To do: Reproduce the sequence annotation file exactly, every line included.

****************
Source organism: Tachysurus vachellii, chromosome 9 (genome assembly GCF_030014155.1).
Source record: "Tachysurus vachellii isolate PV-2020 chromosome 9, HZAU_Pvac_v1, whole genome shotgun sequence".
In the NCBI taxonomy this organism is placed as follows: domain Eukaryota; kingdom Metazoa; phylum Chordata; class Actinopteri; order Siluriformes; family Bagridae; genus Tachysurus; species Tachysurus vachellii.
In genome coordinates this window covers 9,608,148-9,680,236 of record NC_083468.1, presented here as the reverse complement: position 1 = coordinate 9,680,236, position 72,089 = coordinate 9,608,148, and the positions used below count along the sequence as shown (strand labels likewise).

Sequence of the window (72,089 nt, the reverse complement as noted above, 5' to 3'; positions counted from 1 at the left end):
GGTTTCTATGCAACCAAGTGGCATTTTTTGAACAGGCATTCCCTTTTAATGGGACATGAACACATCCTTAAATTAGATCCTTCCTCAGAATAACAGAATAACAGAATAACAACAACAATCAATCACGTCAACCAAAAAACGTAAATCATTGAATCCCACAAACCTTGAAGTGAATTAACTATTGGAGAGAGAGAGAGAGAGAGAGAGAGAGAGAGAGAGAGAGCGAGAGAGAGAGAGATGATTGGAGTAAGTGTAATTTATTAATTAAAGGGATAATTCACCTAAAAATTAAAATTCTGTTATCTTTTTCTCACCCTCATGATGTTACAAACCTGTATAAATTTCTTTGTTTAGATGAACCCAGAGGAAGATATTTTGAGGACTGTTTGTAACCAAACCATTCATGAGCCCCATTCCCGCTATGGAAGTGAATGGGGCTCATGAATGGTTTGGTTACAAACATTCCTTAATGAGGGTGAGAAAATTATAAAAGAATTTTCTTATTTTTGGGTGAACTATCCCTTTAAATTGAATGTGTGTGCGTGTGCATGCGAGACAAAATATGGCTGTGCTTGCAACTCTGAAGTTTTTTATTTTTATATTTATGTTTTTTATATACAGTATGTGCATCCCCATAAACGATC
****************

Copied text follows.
Source organism: Tachysurus vachellii, chromosome 9 (genome assembly GCF_030014155.1).
Source record: "Tachysurus vachellii isolate PV-2020 chromosome 9, HZAU_Pvac_v1, whole genome shotgun sequence".
In the NCBI taxonomy this organism is placed as follows: domain Eukaryota; kingdom Metazoa; phylum Chordata; class Actinopteri; order Siluriformes; family Bagridae; genus Tachysurus; species Tachysurus vachellii.
In genome coordinates this window covers 9,608,148-9,680,236 of record NC_083468.1, presented here as the reverse complement: position 1 = coordinate 9,680,236, position 72,089 = coordinate 9,608,148, and the positions used below count along the sequence as shown (strand labels likewise).

Sequence of the window (72,089 nt, the reverse complement as noted above, 5' to 3'; positions counted from 1 at the left end):
GGTTTCTATGCAACCAAGTGGCATTTTTTGAACAGGCATTCCCTTTTAATGGGACATGAACACATCCTTAAATTAGATCCTTCCTCAGAATAACAGAATAACAGAATAACAACAACAATCAATCACGTCAACCAAAAAACGTAAATCATTGAATCCCACAAACCTTGAAGTGAATTAACTATTGGAGAGAGAGAGAGAGAGAGAGAGAGAGAGAGAGAGAGAGCGAGAGAGAGAGAGATGATTGGAGTAAGTGTAATTTATTAATTAAAGGGATAATTCACCTAAAAATTAAAATTCTGTTATCTTTTTCTCACCCTCATGATGTTACAAACCTGTATAAATTTCTTTGTTTAGATGAACCCAGAGGAAGATATTTTGAGGACTGTTTGTAACCAAACCATTCATGAGCCCCATTCCCGCTATGGAAGTGAATGGGGCTCATGAATGGTTTGGTTACAAACATTCCTTAATGAGGGTGAGAAAATTATAAAAGAATTTTCTTATTTTTGGGTGAACTATCCCTTTAAATTGAATGTGTGTGCGTGTGCATGCGAGACAAAATATGGCTGTGCTTGCAACTCTGAAGTTTTTTATTTTTATATTTATGTTTTTTATATACAGTATGTGCATCCCCATAAACGATC